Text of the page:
Roy Fox, an American-born British dance band leader, was born in Denver, Colorado on 25th October 25 1901. His period of greatest popularity was in England during the British dance band era of the 1930s.
Roy and his musician sister Vera were raised in Hollywood in a Salvation Army family. Roy had begun playing a cornet when he was 11 years old, and by age 13 was performing in the Los Angeles Examiner’s newsboy’s band. Soon after he was playing bugle for a studio owned by Cecil B. DeMille!
His first major association came at the age of 16 when he joined Abe Lyman’s orchestra at the Sunset Inn in Santa Monica. There he played alongside many of the established artists and developed a soft style of playing which earned him the nickname, “The Whispering Cornetist”. In 1920 he put together his own band and, in 1925, scored a gig on radio broadcasting with Art Hickman’s orchestra. After some time in New York City, Roy and Abe reconvened in Hollywood, working at the Ambassador Hotel, and Fox continued to broadcast with his own bands. During this time he also did a number of film soundtracks!
As time and reputation moved on 1930 found Roy Fox being invited to perform in London. His first performance was on Monday 29th September 1930. In that same year Roy recorded on the BBC and, when his band returned to the USA in the Spring of 1931, Roy remained behind, recording with a new group for Decca Records and accepting an engagement at the Monseigneur restaurant in Piccadilly. Unfortunately Roy fell ill with pleurisy in 1932 and travelled to Switzerland for a stay at a sanatorium. During his convalescence the band was led by its pianist, Lew Stone but, on his return to London, Roy resumed the control.
However, when the Monseigneur contract came up for renewal that autumn Roy was unable to agree terms and, as a result the restaurant’s owner then offered the residency to Lew Stone. With the exception of trumpeter Sid Buckman, the band decided to go with Lew! In response Roy took out an injunction on the grounds of breach of contract against his singer Al Bowlly which prevented Bowlly performing with Stone’s band on the first night. On Tuesday, 25th October Roy Fox applied for an extension of the injunction against Al, but at a hearing in chambers Mr. Justice McCardie denied Roy Fox’s application on the grounds that ‘the contract related specifically to the ‘Monseigneur’ lost his action.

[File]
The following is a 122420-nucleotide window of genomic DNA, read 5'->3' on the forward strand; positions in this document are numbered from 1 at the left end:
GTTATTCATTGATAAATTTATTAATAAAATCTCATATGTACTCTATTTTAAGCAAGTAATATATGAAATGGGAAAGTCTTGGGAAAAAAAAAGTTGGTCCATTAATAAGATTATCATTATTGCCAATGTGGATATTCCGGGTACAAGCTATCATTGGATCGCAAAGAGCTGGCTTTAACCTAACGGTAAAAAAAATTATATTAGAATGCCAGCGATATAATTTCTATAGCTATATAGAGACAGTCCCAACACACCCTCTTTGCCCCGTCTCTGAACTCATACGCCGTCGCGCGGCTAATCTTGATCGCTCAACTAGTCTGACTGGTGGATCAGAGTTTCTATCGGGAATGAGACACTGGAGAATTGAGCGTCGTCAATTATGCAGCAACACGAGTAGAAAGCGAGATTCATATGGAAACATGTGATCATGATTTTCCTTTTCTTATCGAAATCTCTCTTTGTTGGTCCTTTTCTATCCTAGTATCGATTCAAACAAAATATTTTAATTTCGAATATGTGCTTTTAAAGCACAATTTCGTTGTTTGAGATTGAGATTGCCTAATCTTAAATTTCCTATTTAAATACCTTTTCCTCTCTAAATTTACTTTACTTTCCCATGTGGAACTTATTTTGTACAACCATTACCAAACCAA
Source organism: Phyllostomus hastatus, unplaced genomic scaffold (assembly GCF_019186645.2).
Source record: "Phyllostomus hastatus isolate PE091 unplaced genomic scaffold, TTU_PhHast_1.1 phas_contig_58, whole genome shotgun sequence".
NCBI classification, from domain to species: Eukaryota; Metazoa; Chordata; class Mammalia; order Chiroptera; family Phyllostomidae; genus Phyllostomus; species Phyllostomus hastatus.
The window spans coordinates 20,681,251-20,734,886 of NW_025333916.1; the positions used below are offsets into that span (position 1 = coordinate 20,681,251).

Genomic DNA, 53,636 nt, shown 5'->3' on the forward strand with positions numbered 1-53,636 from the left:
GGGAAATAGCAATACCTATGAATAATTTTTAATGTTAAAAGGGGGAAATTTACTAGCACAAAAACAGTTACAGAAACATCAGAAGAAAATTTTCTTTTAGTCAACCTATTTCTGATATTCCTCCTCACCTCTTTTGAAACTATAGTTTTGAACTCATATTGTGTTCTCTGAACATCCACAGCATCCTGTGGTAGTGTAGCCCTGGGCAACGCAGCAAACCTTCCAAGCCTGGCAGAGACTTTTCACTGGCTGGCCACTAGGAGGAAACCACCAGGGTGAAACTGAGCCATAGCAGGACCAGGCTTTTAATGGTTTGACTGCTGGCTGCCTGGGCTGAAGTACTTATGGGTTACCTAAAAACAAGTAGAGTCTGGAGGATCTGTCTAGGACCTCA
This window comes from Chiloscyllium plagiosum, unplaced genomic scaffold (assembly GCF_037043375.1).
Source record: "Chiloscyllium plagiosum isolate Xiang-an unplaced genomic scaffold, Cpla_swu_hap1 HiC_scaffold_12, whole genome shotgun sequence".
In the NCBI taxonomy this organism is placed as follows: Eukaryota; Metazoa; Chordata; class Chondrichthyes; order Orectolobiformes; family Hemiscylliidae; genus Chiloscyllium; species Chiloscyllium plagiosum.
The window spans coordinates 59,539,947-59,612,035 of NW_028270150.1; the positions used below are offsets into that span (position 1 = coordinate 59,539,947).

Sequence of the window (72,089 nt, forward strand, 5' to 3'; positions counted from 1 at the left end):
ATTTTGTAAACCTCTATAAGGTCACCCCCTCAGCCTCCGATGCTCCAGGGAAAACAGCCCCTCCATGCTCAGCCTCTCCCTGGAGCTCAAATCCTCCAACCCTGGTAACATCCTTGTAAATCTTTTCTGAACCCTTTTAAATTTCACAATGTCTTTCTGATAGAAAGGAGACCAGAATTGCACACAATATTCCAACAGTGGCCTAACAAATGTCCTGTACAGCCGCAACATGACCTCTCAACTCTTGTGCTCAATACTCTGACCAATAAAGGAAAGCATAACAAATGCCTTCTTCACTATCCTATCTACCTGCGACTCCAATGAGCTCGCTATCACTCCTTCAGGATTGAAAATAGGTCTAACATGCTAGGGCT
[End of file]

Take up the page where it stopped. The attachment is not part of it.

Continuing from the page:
Roy now formed a new band with Sid Buckman as trumpeter and vocalist, and secured a residency at the Cafe Anglais in Leicester Square. Roy also performed in Belgium as well as other locations in the UK. At Christmas he played a variety of instruments in this band. In 1933-4 Roy made the films On the Air and Big Ben Calling; recorded for HMV in 1936, and toured Europe until 1938, when he fell ill again.
In later years Roy moved to Australia, where he led the Jay Whidden Orchestra and visited the U.S. for a few tours with small groups. In 1946/47 he led a band in England with appearances at the Isle of Man and London’s Potomac Club. He went into semi-retirement after 1952, when he opened his own booking agency. He died in London in 1982, aged 80.